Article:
The panel of respondents came from an online pool of physicians maintained by Medical Marketing Research, based in Raleigh, N.C. Of the 500 respondents, 250 were described as primary care physicians, 175 as medical/surgical office-based specialists, and 75 as hospital-based specialists. The survey did not identify the gender mix of respondents.
The level of pessimism reflected in the survey is “very troubling,” said Lou Goodman, PhD, president of The Physicians Foundation. “It’s a reflection of the huge debt level they face, uncertainty about the future and the lack of opportunities they see to practice they way they want to practice — to take care of patients and get the business side out of it.”
Why there’s pessimism
Goodman, also executive vice president and CEO of the Texas Medical Assn., said it was surprising to see how many young physicians expressed frustration with the health care system.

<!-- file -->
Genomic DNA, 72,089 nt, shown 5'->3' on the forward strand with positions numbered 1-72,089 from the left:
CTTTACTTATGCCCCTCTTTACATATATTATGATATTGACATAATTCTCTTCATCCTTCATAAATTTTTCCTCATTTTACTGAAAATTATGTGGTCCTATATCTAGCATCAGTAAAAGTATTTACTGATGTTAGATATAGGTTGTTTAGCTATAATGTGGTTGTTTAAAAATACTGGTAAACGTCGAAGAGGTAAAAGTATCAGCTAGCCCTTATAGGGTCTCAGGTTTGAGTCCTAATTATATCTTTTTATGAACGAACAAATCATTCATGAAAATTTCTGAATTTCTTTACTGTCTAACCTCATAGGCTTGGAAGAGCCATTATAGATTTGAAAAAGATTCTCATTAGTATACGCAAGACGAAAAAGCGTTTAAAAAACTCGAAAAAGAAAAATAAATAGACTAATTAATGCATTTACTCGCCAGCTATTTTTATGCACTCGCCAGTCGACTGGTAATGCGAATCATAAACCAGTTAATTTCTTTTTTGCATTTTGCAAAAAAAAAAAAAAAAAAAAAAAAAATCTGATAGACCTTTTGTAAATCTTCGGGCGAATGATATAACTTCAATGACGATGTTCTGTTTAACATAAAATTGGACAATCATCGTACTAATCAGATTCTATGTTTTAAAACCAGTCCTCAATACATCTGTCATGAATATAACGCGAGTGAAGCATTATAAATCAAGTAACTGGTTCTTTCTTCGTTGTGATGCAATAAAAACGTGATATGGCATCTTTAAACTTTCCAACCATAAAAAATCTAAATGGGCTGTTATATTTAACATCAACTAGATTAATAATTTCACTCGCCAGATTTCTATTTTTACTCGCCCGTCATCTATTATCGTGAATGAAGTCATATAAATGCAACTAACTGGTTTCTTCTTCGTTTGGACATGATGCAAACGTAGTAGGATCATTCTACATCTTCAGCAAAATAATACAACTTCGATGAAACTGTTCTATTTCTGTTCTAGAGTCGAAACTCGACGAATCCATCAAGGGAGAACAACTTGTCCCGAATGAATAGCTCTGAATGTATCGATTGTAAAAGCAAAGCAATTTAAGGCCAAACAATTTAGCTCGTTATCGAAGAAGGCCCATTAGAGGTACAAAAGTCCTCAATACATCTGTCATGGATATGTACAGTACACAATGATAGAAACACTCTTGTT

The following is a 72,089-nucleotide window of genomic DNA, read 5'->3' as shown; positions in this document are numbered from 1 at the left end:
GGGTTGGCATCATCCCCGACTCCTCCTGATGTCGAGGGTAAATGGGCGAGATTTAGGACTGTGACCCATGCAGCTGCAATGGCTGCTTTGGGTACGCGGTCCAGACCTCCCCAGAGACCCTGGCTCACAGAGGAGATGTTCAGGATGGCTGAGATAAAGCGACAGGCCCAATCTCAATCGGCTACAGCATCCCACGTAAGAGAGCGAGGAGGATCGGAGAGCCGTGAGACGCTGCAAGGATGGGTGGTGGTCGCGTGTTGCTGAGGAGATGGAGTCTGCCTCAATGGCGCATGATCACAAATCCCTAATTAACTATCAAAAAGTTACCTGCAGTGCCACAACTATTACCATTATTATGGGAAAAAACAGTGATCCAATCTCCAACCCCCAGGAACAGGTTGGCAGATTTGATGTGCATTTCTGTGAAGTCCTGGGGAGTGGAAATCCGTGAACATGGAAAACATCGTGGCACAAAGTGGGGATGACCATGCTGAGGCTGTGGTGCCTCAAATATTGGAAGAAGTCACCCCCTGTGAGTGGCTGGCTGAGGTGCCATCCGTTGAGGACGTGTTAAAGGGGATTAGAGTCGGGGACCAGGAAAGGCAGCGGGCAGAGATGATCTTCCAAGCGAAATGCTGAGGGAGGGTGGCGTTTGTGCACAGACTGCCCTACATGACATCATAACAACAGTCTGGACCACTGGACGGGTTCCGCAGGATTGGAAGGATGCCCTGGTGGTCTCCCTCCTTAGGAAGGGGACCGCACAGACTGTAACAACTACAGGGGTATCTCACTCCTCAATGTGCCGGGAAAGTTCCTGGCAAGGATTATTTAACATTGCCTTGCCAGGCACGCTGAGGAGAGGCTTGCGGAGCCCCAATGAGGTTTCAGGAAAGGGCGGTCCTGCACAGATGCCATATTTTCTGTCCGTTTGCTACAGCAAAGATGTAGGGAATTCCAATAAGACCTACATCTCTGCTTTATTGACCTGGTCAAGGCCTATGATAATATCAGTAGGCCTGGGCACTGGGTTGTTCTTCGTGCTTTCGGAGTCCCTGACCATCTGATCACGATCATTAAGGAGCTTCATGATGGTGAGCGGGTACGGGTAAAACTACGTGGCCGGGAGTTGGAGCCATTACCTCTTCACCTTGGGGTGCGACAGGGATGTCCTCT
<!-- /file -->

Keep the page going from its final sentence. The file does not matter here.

“One would think the level of pessimism would be low, given how much effort and time they have put in to it, and the best and brightest students are still going into medicine. What I think they find is that their expectations aren’t being met.”
The Physicians Foundation is a nonprofit funded by health plans as part of the settlement of a class-action lawsuit brought by physicians against private insurers. The foundation funds research and initiatives aimed at helping doctors. It conducted the survey of “next generation” physicians in the hopes of identifying ways the foundation could help them succeed, maintain their autonomy and protect the physician-patient relationship, Goodman said.